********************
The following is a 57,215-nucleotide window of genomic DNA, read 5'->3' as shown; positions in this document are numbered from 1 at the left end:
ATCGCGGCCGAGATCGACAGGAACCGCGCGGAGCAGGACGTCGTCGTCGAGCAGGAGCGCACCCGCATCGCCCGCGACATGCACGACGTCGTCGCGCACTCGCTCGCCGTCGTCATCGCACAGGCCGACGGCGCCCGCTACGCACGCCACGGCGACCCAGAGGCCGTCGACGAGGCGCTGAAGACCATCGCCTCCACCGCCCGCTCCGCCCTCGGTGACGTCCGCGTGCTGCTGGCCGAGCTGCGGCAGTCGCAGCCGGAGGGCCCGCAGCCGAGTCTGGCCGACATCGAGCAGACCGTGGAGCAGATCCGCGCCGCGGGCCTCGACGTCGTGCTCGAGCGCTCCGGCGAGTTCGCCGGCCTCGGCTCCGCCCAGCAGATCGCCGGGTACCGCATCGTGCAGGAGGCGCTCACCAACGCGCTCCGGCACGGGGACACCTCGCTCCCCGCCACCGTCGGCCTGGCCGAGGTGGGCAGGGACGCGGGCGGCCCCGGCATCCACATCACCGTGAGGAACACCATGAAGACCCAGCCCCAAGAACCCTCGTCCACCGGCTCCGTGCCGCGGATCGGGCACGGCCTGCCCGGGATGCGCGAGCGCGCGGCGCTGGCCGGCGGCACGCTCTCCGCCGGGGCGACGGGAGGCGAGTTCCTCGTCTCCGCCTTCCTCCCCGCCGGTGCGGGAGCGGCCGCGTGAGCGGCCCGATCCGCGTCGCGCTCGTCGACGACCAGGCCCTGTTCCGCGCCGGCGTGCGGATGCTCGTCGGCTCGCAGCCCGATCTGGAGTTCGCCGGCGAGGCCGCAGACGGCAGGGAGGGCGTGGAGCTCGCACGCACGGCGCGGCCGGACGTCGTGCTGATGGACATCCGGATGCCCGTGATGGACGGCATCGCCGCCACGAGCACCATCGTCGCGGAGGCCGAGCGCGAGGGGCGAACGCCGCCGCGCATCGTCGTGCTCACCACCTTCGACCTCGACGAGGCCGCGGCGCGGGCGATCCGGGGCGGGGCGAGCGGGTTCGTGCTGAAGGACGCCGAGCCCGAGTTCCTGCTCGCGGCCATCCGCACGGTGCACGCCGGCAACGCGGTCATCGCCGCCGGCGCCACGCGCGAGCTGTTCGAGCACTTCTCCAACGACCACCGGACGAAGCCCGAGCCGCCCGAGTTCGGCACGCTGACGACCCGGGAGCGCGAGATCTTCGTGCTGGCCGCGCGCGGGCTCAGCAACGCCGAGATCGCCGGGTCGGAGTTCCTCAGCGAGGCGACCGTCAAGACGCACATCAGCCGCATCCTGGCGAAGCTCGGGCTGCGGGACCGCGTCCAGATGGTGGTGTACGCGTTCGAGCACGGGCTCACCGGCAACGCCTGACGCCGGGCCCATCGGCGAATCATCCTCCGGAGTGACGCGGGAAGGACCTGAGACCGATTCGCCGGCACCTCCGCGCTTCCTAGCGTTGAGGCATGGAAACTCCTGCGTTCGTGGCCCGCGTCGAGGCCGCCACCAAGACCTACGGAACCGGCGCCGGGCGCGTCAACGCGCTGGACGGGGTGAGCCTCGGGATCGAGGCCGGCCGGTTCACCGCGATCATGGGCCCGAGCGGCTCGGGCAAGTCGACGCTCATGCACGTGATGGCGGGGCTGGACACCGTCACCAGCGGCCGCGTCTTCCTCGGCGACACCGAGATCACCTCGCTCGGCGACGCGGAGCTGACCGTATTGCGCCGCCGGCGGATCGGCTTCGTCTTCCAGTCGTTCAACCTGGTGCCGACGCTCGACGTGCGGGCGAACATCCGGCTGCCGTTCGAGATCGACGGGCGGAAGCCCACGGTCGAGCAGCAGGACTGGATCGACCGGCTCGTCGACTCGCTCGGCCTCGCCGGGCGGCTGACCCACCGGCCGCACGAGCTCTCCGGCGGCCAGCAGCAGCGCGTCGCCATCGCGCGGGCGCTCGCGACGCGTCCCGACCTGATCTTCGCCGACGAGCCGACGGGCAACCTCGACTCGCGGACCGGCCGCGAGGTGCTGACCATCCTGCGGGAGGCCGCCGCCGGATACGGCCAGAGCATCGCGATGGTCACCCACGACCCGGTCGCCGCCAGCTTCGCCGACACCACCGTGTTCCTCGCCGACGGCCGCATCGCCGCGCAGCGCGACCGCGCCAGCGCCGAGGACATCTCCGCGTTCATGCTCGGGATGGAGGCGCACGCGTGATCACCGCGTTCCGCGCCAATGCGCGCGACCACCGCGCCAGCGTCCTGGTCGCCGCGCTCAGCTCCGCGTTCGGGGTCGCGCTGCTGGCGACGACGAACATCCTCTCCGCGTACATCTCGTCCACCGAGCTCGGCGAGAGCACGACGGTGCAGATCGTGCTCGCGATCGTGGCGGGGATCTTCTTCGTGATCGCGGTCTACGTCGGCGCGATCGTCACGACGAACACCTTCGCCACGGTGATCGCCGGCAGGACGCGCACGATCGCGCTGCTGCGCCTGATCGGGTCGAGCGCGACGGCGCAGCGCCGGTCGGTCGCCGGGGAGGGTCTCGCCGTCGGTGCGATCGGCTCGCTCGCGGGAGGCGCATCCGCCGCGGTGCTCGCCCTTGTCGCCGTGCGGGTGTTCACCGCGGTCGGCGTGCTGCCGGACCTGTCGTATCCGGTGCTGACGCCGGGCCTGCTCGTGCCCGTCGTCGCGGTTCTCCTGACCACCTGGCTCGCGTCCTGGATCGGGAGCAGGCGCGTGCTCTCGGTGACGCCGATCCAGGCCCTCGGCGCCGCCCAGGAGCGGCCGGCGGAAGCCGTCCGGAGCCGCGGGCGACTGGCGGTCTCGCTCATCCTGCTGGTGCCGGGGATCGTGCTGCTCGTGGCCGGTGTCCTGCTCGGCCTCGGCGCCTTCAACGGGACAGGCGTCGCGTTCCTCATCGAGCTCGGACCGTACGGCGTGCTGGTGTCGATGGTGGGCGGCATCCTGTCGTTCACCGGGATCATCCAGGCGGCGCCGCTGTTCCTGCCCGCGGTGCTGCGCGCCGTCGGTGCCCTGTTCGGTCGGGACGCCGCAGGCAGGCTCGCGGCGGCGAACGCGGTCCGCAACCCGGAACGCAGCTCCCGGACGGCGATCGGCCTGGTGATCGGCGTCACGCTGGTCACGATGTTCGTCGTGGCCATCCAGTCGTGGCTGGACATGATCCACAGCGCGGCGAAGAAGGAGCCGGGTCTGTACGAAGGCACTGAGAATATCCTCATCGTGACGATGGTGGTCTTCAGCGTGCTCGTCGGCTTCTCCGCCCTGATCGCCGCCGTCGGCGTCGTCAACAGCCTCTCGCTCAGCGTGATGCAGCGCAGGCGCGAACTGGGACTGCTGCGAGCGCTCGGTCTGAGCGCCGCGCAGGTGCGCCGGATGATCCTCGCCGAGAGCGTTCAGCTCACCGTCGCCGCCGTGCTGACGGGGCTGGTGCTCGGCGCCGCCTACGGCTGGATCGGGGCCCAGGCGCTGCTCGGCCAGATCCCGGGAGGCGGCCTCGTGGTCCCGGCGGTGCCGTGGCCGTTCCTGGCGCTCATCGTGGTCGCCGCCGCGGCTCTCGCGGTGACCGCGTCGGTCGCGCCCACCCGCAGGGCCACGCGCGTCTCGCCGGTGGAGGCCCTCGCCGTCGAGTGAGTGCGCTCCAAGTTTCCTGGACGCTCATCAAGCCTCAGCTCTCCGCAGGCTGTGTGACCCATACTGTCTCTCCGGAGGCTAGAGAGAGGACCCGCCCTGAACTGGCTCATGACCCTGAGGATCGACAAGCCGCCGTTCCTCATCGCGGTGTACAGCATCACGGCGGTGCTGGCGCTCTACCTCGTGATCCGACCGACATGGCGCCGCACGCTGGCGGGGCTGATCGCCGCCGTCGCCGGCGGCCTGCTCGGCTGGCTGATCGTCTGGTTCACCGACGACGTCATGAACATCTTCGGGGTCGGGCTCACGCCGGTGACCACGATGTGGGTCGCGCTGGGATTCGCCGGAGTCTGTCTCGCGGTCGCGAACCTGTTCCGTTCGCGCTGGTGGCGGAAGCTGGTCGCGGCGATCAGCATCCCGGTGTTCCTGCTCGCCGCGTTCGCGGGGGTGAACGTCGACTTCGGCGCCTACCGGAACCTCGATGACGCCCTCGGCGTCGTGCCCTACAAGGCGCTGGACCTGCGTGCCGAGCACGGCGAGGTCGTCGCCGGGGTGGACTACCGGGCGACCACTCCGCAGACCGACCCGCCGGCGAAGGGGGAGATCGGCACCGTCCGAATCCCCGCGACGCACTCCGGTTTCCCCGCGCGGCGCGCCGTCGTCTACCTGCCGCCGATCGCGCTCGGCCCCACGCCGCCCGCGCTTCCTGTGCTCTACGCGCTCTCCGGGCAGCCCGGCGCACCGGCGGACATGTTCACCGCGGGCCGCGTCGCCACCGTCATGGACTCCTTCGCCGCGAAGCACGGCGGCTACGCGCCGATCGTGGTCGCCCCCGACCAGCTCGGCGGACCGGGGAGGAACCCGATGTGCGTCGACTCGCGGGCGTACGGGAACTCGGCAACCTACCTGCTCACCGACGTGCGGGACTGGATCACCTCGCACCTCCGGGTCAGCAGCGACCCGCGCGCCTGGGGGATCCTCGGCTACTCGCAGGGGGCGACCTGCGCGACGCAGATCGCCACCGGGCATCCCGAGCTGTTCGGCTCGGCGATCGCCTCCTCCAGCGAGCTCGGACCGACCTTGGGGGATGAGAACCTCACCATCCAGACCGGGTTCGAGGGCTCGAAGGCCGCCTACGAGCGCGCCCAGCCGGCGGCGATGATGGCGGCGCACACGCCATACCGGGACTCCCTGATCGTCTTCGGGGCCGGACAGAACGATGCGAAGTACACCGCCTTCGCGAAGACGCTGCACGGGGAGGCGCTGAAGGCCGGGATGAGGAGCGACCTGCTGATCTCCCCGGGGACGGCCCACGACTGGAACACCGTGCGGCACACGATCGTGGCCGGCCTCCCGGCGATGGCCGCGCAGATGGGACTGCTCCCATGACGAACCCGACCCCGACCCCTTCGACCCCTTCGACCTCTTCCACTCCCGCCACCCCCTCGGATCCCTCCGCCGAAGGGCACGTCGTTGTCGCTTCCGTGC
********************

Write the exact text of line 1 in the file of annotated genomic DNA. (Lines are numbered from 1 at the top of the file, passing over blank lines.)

The following is a 57,215-nucleotide window of genomic DNA, read 5'->3' as shown; positions in this document are numbered from 1 at the left end: